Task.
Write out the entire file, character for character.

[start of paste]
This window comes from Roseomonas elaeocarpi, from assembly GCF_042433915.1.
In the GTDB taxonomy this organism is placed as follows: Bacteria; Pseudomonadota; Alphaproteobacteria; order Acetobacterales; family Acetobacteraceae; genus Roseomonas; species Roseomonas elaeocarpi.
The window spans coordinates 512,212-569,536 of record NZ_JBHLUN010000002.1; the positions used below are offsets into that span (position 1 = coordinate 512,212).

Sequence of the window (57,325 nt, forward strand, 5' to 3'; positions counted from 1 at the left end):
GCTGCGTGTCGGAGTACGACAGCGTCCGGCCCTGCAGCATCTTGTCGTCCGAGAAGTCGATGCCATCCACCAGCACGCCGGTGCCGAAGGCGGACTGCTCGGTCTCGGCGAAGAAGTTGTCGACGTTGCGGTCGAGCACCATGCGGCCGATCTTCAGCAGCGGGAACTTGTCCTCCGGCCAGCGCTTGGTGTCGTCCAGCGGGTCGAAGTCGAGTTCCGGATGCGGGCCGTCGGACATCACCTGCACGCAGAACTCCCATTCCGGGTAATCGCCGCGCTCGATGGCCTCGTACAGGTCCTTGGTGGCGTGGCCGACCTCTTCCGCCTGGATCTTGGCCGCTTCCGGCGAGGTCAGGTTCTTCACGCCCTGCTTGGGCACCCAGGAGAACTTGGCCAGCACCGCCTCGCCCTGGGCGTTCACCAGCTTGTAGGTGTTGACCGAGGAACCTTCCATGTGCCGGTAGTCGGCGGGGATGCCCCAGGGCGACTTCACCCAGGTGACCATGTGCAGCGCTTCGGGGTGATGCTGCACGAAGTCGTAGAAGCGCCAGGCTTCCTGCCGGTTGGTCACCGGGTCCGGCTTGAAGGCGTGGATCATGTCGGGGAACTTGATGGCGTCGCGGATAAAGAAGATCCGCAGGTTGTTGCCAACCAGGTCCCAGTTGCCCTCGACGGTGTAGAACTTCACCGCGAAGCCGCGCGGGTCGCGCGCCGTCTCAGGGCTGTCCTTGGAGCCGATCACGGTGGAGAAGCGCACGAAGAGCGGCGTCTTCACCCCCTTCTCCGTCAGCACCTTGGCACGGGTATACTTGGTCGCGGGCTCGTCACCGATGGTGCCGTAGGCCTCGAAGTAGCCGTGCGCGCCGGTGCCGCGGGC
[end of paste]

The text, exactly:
This window comes from Roseomonas elaeocarpi, from assembly GCF_042433915.1.
In the GTDB taxonomy this organism is placed as follows: Bacteria; Pseudomonadota; Alphaproteobacteria; order Acetobacterales; family Acetobacteraceae; genus Roseomonas; species Roseomonas elaeocarpi.
The window spans coordinates 512,212-569,536 of record NZ_JBHLUN010000002.1; the positions used below are offsets into that span (position 1 = coordinate 512,212).

Sequence of the window (57,325 nt, forward strand, 5' to 3'; positions counted from 1 at the left end):
GCTGCGTGTCGGAGTACGACAGCGTCCGGCCCTGCAGCATCTTGTCGTCCGAGAAGTCGATGCCATCCACCAGCACGCCGGTGCCGAAGGCGGACTGCTCGGTCTCGGCGAAGAAGTTGTCGACGTTGCGGTCGAGCACCATGCGGCCGATCTTCAGCAGCGGGAACTTGTCCTCCGGCCAGCGCTTGGTGTCGTCCAGCGGGTCGAAGTCGAGTTCCGGATGCGGGCCGTCGGACATCACCTGCACGCAGAACTCCCATTCCGGGTAATCGCCGCGCTCGATGGCCTCGTACAGGTCCTTGGTGGCGTGGCCGACCTCTTCCGCCTGGATCTTGGCCGCTTCCGGCGAGGTCAGGTTCTTCACGCCCTGCTTGGGCACCCAGGAGAACTTGGCCAGCACCGCCTCGCCCTGGGCGTTCACCAGCTTGTAGGTGTTGACCGAGGAACCTTCCATGTGCCGGTAGTCGGCGGGGATGCCCCAGGGCGACTTCACCCAGGTGACCATGTGCAGCGCTTCGGGGTGATGCTGCACGAAGTCGTAGAAGCGCCAGGCTTCCTGCCGGTTGGTCACCGGGTCCGGCTTGAAGGCGTGGATCATGTCGGGGAACTTGATGGCGTCGCGGATAAAGAAGATCCGCAGGTTGTTGCCAACCAGGTCCCAGTTGCCCTCGACGGTGTAGAACTTCACCGCGAAGCCGCGCGGGTCGCGCGCCGTCTCAGGGCTGTCCTTGGAGCCGATCACGGTGGAGAAGCGCACGAAGAGCGGCGTCTTCACCCCCTTCTCCGTCAGCACCTTGGCACGGGTATACTTGGTCGCGGGCTCGTCACCGATGGTGCCGTAGGCCTCGAAGTAGCCGTGCGCGCCGGTGCCGCGGGC